Inside looking out: What my true love gave to me
It’s the most wonderful time of the year to listen to holiday music. The original songs I loved as a child are still played and I marvel how a tune like “Jingle Bells” has been remade so many times. Even Hall of Fame rocker Eric Clapton has produced a heavy electric rendition of what was originally a soft jingle of the bells on a one-horse open sleigh.
Some songs still make me cringe ever since I was a kid putting one strand of tinsel at a time on our balsam tree and wondering if I was good enough for Santa to come down the chimney of our house. To borrow a movie line from Jack Nicholson, “I’d rather stick a needle in my eye” than listen to “The Twelve Days of Christmas” again. It’s one of those annoying melodies that gets stuck in your head, and come January when I’m taking down all the decorations, my brain will torture me with its repetitive nonsense.
Somebody last year with too much time on his hands figured out that “my true love” spent $34,558.65 for the gifts I’m getting over the 12 days. Let’s start with that craziness.
I’m not sure if his math is right because my true love gives me the same number of gifts for each of the 12 days, which then becomes a multiplication issue. For example, for each one of the 11 days, she gives me another two turtle doves, so I would get a total of 22 of those cooing birds.
I’d get 42 swans a swimming, 42 geese a laying, 36 calling birds, 30 French hens, and 12 partridges, each perching in one of 12 pear trees. That totals 184 winged creatures! Let’s now add 12 drummers drumming, 22 pipers piping, 30 lords a-leaping, 36 ladies dancing, 40 maids a-milking and 40 golden rings. I don’t have enough bedrooms, enough money or enough property to house and feed 140 people and take care of 184 pets.
Let’s see what other problems I’m going to have with the 364 presents I’d be receiving over the 12 days. Now each goose can lay up to 10 eggs, giving me the possibility of 420 eggs that could hatch into goslings.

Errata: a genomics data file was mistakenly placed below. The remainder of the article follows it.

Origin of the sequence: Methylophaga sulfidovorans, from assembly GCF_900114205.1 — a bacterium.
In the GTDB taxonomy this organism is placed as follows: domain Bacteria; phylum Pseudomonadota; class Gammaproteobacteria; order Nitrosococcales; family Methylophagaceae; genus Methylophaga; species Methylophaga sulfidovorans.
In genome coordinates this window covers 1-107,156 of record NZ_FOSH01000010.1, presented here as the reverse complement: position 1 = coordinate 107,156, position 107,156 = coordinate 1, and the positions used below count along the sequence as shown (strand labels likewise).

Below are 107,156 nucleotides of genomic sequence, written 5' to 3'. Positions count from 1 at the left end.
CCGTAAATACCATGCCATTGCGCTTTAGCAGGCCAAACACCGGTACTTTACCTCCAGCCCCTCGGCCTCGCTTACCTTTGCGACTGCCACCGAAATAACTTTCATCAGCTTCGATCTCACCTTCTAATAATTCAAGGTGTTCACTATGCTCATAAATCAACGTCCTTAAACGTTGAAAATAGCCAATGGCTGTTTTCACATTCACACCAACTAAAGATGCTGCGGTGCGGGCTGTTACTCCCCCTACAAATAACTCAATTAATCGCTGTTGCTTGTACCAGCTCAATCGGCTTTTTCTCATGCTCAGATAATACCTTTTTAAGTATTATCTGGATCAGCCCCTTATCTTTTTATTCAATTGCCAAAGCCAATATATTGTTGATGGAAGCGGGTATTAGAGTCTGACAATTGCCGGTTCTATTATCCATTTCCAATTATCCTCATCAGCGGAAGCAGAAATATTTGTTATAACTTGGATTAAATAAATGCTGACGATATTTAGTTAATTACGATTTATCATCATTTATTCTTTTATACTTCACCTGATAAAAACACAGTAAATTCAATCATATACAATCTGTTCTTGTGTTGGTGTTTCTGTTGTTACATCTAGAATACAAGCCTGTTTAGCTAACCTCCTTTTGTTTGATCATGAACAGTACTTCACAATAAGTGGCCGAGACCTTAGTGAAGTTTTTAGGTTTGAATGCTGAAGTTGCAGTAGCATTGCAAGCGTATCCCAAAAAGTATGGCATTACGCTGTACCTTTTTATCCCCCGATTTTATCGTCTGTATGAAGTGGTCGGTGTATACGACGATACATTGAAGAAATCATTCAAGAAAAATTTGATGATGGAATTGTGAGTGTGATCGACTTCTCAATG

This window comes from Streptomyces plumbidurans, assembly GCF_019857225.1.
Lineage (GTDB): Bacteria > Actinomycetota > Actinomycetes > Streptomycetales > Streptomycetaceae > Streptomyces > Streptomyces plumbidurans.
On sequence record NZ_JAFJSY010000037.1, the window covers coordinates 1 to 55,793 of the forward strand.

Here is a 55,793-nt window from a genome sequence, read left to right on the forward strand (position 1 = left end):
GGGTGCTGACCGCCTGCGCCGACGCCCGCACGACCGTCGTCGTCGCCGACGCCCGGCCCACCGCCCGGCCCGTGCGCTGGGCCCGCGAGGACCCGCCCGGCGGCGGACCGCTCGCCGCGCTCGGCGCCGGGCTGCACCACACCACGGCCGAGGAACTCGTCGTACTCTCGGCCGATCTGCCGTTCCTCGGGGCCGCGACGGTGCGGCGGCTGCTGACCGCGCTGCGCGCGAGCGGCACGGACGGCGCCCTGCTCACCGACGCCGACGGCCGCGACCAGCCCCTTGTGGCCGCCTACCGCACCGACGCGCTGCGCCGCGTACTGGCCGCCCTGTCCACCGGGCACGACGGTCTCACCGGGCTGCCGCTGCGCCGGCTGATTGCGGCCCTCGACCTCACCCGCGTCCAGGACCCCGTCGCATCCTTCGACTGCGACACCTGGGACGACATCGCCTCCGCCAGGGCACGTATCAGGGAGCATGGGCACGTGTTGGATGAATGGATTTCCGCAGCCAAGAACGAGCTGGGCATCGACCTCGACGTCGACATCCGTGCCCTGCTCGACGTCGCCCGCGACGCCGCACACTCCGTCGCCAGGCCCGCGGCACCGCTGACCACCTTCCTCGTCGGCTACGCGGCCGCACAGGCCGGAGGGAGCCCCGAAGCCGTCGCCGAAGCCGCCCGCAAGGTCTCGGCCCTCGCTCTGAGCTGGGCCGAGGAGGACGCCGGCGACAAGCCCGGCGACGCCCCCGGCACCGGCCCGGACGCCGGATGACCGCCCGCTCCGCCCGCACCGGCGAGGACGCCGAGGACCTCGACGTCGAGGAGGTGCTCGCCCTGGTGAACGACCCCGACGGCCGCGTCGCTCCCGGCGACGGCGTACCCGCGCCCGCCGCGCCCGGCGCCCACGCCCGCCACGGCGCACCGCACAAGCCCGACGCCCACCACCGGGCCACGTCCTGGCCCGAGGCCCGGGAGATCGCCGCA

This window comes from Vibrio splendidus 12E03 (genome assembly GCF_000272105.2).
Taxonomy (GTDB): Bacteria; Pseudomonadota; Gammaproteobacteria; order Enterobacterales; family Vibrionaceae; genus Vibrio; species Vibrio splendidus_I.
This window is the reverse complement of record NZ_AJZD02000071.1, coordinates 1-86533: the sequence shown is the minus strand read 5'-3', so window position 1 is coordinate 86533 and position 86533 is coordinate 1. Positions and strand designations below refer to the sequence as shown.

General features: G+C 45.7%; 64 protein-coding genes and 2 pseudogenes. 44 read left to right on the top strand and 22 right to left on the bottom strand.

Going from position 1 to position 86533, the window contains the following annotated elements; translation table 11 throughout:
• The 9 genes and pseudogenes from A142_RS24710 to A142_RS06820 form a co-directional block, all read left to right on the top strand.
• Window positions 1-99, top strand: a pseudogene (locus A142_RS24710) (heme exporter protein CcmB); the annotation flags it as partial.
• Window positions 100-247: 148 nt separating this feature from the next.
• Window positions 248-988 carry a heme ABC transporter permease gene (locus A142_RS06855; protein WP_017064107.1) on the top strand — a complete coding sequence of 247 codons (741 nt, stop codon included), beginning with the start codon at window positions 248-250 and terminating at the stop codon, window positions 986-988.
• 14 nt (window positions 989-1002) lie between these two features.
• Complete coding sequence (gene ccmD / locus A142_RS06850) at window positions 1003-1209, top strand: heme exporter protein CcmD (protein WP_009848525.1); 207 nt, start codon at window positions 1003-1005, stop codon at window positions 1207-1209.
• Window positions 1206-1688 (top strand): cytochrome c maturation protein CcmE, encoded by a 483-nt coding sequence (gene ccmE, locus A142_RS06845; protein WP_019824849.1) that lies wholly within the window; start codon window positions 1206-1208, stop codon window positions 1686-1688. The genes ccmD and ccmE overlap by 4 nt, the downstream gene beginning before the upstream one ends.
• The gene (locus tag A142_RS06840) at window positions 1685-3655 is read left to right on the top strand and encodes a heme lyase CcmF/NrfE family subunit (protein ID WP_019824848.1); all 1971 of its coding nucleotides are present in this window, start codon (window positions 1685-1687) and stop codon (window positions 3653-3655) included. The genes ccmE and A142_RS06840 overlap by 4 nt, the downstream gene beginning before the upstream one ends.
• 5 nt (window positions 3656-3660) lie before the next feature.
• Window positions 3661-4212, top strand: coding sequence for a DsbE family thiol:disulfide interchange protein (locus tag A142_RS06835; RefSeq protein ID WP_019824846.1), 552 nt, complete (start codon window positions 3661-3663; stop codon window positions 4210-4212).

The 36 calling birds are calling what? They’ll make a lot of noise for sure to upset my neighbors. One French hen can lay five eggs a week, so 30 of them might give me 150 eggs weekly and 600 for a month. The 22 doves shouldn’t be a problem until one of them dies. Doves mate for life, so I’ll have at least one very depressed bird to try to cheer up every day.
Twelve partridges will forage on the ground for food, leaving the pear trees to grow plenty of fruit. I can deal with that.
I’ll have my own backyard boogie when the 12 drummers bang their drums and the 22 pipers play their bagpipes. Their music will keep the 30 lords leaping over the excrement made by all the creatures. I’ll have to construct a large stage for the 36 ladies who will be dancing to the drums, the bagpipes and the very excited calling birds.
The 40 maids a-milking will force me to build a huge barn for the cows I’ll need to buy to keep the girls busy. With all the eggs and milk I’ll have, I might as well open up a dairy farm. I’ll have to excavate two lakes to separate the swans from the geese, because there is some evidence that swans are very territorial.
If you think about these holidays of horrors, I wonder if my true love is really my true love. Mmmm?
To be honest, if she really loves me, then she can write me a check for the $34,558.65 and I’ll pledge my heart to her forever. I’ll take the 40 golden rings, too, and pawn them for cash at the local gold and silver store.
In the meantime, I will never listen to “The Twelve Days of Christmas” again and be thankful that for me anyway, there’s really only one Christmas Day.
And yes, I guess I had too much time on my hands to figure all this mess out and write this column.
I’m looking out the window now. Is that a FedEx guy walking up my driveway carrying a partridge in a pear tree?
Rich Strack can be reached at email@example.com.